Quartus Engineering (San Diego, CA) will be awarded a NASA Phase II Small Business Innovation Research (SBIR) contract, building upon the work done developing the telescope for the next-generation Stratospheric Aerosol and Gas Experiment (SAGE) IV Pathfinder program. This is the second award granted to the company through NASA’s SBIR program to further develop small-format, high-performing, semicustom optical payloads based on the SAGE IV telescope design.
The SAGE mission is tasked with measuring levels of gases and aerosols (including ozone) in the Earth’s atmosphere using a multispectral imaging approach to measure specific spectral absorption due to the presence of these elements. The monitoring and measuring of ozone is mandated as part of the Clean Air Act to establish air quality standards, but is also useful for monitoring the fallout of volcanic eruptions and other events. The SAGE IV program proposes following the larger SAGE III instrument, currently mounted on the International Space Station (ISS), with a smaller CubeSat multispectral imager with the eventual goal of flying a constellation of satellites to accelerate the refreshing of the global data product with increased coverage.
On SAGE IV pathfinder, Quartus leveraged its depth of analytical capabilities to not only focus on the design of the optics and hardware, but also on mitigating risks associated with harsh space environments through simulation-driven engineering. These environments include, but are not limited to launch vibration loads and the transient thermal environments present in a small orbiting satellite. The result of this engineering effort was a relatively thermally agnostic, high-performing telescope.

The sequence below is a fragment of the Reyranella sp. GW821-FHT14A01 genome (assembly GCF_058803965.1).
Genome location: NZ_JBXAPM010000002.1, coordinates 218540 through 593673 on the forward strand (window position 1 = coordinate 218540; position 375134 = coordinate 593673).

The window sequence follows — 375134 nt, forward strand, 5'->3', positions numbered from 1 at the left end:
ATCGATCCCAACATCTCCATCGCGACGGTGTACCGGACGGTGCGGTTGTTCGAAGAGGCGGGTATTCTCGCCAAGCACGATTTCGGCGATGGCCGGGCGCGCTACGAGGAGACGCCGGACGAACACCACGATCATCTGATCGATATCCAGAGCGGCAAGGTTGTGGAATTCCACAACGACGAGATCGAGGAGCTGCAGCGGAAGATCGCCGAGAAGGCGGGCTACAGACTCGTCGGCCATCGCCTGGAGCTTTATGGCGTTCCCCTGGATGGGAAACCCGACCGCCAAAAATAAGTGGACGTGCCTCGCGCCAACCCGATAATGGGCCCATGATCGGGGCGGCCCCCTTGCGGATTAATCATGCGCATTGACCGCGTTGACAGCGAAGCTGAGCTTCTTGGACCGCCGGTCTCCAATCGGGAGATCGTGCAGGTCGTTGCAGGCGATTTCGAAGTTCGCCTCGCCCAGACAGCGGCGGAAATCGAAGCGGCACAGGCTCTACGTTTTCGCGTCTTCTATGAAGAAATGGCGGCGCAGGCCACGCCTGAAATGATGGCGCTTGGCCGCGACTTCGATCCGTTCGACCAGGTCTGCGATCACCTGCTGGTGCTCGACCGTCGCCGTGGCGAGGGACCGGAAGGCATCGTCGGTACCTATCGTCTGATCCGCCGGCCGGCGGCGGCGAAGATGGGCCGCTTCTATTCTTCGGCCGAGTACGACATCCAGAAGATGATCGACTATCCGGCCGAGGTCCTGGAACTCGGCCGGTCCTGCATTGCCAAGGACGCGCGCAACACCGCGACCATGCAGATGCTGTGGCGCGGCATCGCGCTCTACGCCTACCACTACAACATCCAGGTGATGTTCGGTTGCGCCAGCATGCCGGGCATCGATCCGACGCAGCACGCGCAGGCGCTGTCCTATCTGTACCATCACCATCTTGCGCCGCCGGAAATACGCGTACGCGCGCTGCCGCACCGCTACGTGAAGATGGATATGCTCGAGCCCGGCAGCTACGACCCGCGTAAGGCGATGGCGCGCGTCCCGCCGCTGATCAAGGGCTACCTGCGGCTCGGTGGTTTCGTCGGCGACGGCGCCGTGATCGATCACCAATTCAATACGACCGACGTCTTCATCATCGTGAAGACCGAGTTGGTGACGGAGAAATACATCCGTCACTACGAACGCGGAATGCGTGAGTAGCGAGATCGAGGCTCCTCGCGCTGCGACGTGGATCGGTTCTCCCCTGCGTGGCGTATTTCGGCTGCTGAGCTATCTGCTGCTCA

“The optical elements of this telescope are varied in size and function with a common mounting methodology,” notes Alexander Halterman, Program Manager and Lead Engineer for the SAGE IV project at Quartus. “With validated analytical models, optical components could easily be modified and repositioned to meet the needs of other complex optical system for future missions.” He added that while repurposing some elements and subsystems, and leveraging past designs into future missions is common, it’s unusual to see this level of proposed implementation to accelerate through technical readiness levels for scientific instruments.
The focus of the SBIR work is the validation of performance over these environments beyond just the SAGE IV use case, such that the designs can be leveraged to accelerate other program development efforts. As these analytical models are validated, Quartus is able to refine modeling practices for adhesives, optical materials, and nonlinear relationships, continuing to build upon its analytical capabilities. Designing modular optical components that can be utilized in future missions, with validated analytical models, could save NASA millions of dollars per mission and significantly decrease the time it takes to create a new one-off science instrument, allowing more science for the same limited funding.
This SBIR is a great example of development work that serves two purposes: it greatly benefits a current program, but also has huge implications going forward. “Quartus’ SBIR Phase II program will not only significantly advance the SAGE IV satellite’s readiness for spaceflight, but could positively impact future NASA satellites both large and small,” says Michael Obland, the NASA Langley Research Center (LaRC) SAGE IV Project Manager. This project will help SAGE IV improve NASA’s abilities to sustainably monitor ozone and aerosols and potentially other constituents in our atmosphere important for our quality of life.”
For more information, please visit quartus.com.